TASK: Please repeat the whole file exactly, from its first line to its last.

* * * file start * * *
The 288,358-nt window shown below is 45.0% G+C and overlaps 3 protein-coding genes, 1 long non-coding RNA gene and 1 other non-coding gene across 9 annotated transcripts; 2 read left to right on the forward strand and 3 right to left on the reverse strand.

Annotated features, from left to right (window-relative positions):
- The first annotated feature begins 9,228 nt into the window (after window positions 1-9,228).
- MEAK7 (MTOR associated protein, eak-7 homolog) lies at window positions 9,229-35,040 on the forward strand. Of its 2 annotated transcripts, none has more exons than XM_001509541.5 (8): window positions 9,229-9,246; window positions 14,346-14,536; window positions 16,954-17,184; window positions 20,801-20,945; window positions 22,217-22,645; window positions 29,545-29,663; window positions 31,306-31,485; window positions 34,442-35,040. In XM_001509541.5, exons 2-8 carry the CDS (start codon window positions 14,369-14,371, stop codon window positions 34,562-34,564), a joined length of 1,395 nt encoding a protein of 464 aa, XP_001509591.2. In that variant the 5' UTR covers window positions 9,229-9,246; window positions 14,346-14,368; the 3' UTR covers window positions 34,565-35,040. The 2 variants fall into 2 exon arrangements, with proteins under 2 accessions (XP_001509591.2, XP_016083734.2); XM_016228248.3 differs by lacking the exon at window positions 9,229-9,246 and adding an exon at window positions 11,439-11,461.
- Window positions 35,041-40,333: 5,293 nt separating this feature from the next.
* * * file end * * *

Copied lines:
The 288,358-nt window shown below is 45.0% G+C and overlaps 3 protein-coding genes, 1 long non-coding RNA gene and 1 other non-coding gene across 9 annotated transcripts; 2 read left to right on the forward strand and 3 right to left on the reverse strand.

Annotated features, from left to right (window-relative positions):
- The first annotated feature begins 9,228 nt into the window (after window positions 1-9,228).
- MEAK7 (MTOR associated protein, eak-7 homolog) lies at window positions 9,229-35,040 on the forward strand. Of its 2 annotated transcripts, none has more exons than XM_001509541.5 (8): window positions 9,229-9,246; window positions 14,346-14,536; window positions 16,954-17,184; window positions 20,801-20,945; window positions 22,217-22,645; window positions 29,545-29,663; window positions 31,306-31,485; window positions 34,442-35,040. In XM_001509541.5, exons 2-8 carry the CDS (start codon window positions 14,369-14,371, stop codon window positions 34,562-34,564), a joined length of 1,395 nt encoding a protein of 464 aa, XP_001509591.2. In that variant the 5' UTR covers window positions 9,229-9,246; window positions 14,346-14,368; the 3' UTR covers window positions 34,565-35,040. The 2 variants fall into 2 exon arrangements, with proteins under 2 accessions (XP_001509591.2, XP_016083734.2); XM_016228248.3 differs by lacking the exon at window positions 9,229-9,246 and adding an exon at window positions 11,439-11,461.
- Window positions 35,041-40,333: 5,293 nt separating this feature from the next.